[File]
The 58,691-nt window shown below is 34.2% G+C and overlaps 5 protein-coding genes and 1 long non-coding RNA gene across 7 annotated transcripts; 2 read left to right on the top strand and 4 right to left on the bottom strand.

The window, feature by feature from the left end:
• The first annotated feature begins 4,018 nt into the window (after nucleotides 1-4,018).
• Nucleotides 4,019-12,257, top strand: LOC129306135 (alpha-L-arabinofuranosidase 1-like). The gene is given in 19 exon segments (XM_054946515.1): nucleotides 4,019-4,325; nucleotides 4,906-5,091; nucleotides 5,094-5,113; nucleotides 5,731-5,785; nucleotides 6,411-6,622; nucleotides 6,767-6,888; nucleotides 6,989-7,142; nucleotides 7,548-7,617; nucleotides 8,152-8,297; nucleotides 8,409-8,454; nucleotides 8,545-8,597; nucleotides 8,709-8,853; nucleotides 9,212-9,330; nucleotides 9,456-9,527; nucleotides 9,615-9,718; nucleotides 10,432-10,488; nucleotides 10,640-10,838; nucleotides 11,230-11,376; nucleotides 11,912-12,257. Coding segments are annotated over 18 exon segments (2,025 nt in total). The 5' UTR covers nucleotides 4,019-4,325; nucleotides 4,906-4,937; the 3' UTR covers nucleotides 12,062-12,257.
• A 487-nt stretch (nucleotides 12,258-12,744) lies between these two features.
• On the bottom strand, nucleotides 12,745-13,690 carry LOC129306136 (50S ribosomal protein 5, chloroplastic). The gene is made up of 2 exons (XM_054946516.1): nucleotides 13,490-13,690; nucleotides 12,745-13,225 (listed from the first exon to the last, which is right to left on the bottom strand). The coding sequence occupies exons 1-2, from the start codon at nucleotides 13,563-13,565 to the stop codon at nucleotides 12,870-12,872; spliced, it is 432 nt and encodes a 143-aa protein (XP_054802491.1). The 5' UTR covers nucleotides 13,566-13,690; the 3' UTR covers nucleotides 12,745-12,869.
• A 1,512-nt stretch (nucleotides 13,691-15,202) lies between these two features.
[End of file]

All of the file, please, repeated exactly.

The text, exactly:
The 58,691-nt window shown below is 34.2% G+C and overlaps 5 protein-coding genes and 1 long non-coding RNA gene across 7 annotated transcripts; 2 read left to right on the top strand and 4 right to left on the bottom strand.

The window, feature by feature from the left end:
• The first annotated feature begins 4,018 nt into the window (after nucleotides 1-4,018).
• Nucleotides 4,019-12,257, top strand: LOC129306135 (alpha-L-arabinofuranosidase 1-like). The gene is given in 19 exon segments (XM_054946515.1): nucleotides 4,019-4,325; nucleotides 4,906-5,091; nucleotides 5,094-5,113; nucleotides 5,731-5,785; nucleotides 6,411-6,622; nucleotides 6,767-6,888; nucleotides 6,989-7,142; nucleotides 7,548-7,617; nucleotides 8,152-8,297; nucleotides 8,409-8,454; nucleotides 8,545-8,597; nucleotides 8,709-8,853; nucleotides 9,212-9,330; nucleotides 9,456-9,527; nucleotides 9,615-9,718; nucleotides 10,432-10,488; nucleotides 10,640-10,838; nucleotides 11,230-11,376; nucleotides 11,912-12,257. Coding segments are annotated over 18 exon segments (2,025 nt in total). The 5' UTR covers nucleotides 4,019-4,325; nucleotides 4,906-4,937; the 3' UTR covers nucleotides 12,062-12,257.
• A 487-nt stretch (nucleotides 12,258-12,744) lies between these two features.
• On the bottom strand, nucleotides 12,745-13,690 carry LOC129306136 (50S ribosomal protein 5, chloroplastic). The gene is made up of 2 exons (XM_054946516.1): nucleotides 13,490-13,690; nucleotides 12,745-13,225 (listed from the first exon to the last, which is right to left on the bottom strand). The coding sequence occupies exons 1-2, from the start codon at nucleotides 13,563-13,565 to the stop codon at nucleotides 12,870-12,872; spliced, it is 432 nt and encodes a 143-aa protein (XP_054802491.1). The 5' UTR covers nucleotides 13,566-13,690; the 3' UTR covers nucleotides 12,745-12,869.
• A 1,512-nt stretch (nucleotides 13,691-15,202) lies between these two features.